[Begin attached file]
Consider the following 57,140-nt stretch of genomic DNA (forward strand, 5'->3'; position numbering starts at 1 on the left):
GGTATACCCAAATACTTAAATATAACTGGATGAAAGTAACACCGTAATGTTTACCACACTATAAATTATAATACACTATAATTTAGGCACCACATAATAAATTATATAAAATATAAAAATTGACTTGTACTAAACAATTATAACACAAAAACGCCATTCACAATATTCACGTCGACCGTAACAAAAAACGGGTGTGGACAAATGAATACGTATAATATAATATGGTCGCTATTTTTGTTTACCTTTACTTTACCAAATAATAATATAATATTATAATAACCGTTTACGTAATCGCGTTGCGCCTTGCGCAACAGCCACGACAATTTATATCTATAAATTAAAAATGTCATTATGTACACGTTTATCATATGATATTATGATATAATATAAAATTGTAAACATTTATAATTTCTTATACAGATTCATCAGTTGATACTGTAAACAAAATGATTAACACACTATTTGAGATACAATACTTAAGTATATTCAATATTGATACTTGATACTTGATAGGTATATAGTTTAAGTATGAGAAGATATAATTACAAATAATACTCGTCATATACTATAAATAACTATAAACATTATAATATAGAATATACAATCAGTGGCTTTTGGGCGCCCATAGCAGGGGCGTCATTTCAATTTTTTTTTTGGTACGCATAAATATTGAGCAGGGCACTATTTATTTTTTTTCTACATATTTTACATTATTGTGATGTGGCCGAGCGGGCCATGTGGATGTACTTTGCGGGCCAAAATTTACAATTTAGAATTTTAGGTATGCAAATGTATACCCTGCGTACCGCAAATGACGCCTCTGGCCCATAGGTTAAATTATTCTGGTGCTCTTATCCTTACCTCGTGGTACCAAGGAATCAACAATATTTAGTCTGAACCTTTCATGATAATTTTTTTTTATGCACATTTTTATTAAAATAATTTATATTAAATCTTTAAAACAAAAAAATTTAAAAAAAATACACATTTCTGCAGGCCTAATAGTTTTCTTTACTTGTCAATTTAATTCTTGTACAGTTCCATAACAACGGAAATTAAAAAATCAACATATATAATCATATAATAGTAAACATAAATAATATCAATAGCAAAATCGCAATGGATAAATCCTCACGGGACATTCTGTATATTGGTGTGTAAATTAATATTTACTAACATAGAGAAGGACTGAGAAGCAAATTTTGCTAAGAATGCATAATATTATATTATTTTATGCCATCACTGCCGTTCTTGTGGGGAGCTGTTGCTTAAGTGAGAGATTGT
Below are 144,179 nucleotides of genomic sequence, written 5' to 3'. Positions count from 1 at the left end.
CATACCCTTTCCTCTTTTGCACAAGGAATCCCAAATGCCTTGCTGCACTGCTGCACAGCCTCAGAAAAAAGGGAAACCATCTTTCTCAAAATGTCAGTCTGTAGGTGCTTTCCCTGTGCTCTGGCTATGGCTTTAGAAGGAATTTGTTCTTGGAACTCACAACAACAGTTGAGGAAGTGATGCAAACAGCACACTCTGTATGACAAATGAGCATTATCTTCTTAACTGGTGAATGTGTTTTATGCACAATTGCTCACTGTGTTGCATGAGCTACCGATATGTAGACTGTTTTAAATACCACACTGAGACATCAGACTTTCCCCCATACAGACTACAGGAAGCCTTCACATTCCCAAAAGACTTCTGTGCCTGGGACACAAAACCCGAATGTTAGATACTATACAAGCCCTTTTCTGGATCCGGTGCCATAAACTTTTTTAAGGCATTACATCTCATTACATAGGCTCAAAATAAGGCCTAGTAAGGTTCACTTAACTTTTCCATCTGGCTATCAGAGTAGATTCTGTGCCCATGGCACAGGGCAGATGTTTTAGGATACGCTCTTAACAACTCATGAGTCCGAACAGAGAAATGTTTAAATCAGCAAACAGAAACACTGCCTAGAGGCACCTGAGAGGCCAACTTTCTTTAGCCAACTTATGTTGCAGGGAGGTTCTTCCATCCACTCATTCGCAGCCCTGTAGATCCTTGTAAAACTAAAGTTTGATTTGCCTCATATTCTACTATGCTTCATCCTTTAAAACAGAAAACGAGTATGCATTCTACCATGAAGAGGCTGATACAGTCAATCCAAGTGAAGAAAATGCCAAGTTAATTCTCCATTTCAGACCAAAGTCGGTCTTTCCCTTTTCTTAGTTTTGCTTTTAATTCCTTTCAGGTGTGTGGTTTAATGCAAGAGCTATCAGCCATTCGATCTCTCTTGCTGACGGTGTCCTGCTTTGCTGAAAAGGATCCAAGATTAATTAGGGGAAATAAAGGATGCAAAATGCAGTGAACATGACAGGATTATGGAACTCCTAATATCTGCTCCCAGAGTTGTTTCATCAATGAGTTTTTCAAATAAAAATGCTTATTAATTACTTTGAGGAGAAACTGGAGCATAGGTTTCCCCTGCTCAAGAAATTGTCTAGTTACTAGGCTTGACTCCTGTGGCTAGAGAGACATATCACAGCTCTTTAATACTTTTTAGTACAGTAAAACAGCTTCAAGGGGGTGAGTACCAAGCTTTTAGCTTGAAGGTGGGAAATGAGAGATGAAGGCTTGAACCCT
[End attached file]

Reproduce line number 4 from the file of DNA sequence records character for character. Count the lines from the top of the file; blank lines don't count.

CATACCCTTTCCTCTTTTGCACAAGGAATCCCAAATGCCTTGCTGCACTGCTGCACAGCCTCAGAAAAAAGGGAAACCATCTTTCTCAAAATGTCAGTCTGTAGGTGCTTTCCCTGTGCTCTGGCTATGGCTTTAGAAGGAATTTGTTCTTGGAACTCACAACAACAGTTGAGGAAGTGATGCAAACAGCACACTCTGTATGACAAATGAGCATTATCTTCTTAACTGGTGAATGTGTTTTATGCACAATTGCTCACTGTGTTGCATGAGCTACCGATATGTAGACTGTTTTAAATACCACACTGAGACATCAGACTTTCCCCCATACAGACTACAGGAAGCCTTCACATTCCCAAAAGACTTCTGTGCCTGGGACACAAAACCCGAATGTTAGATACTATACAAGCCCTTTTCTGGATCCGGTGCCATAAACTTTTTTAAGGCATTACATCTCATTACATAGGCTCAAAATAAGGCCTAGTAAGGTTCACTTAACTTTTCCATCTGGCTATCAGAGTAGATTCTGTGCCCATGGCACAGGGCAGATGTTTTAGGATACGCTCTTAACAACTCATGAGTCCGAACAGAGAAATGTTTAAATCAGCAAACAGAAACACTGCCTAGAGGCACCTGAGAGGCCAACTTTCTTTAGCCAACTTATGTTGCAGGGAGGTTCTTCCATCCACTCATTCGCAGCCCTGTAGATCCTTGTAAAACTAAAGTTTGATTTGCCTCATATTCTACTATGCTTCATCCTTTAAAACAGAAAACGAGTATGCATTCTACCATGAAGAGGCTGATACAGTCAATCCAAGTGAAGAAAATGCCAAGTTAATTCTCCATTTCAGACCAAAGTCGGTCTTTCCCTTTTCTTAGTTTTGCTTTTAATTCCTTTCAGGTGTGTGGTTTAATGCAAGAGCTATCAGCCATTCGATCTCTCTTGCTGACGGTGTCCTGCTTTGCTGAAAAGGATCCAAGATTAATTAGGGGAAATAAAGGATGCAAAATGCAGTGAACATGACAGGATTATGGAACTCCTAATATCTGCTCCCAGAGTTGTTTCATCAATGAGTTTTTCAAATAAAAATGCTTATTAATTACTTTGAGGAGAAACTGGAGCATAGGTTTCCCCTGCTCAAGAAATTGTCTAGTTACTAGGCTTGACTCCTGTGGCTAGAGAGACATATCACAGCTCTTTAATACTTTTTAGTACAGTAAAACAGCTTCAAGGGGGTGAGTACCAAGCTTTTAGCTTGAAGGTGGGAAATGAGAGATGAAGGCTTGAACCCT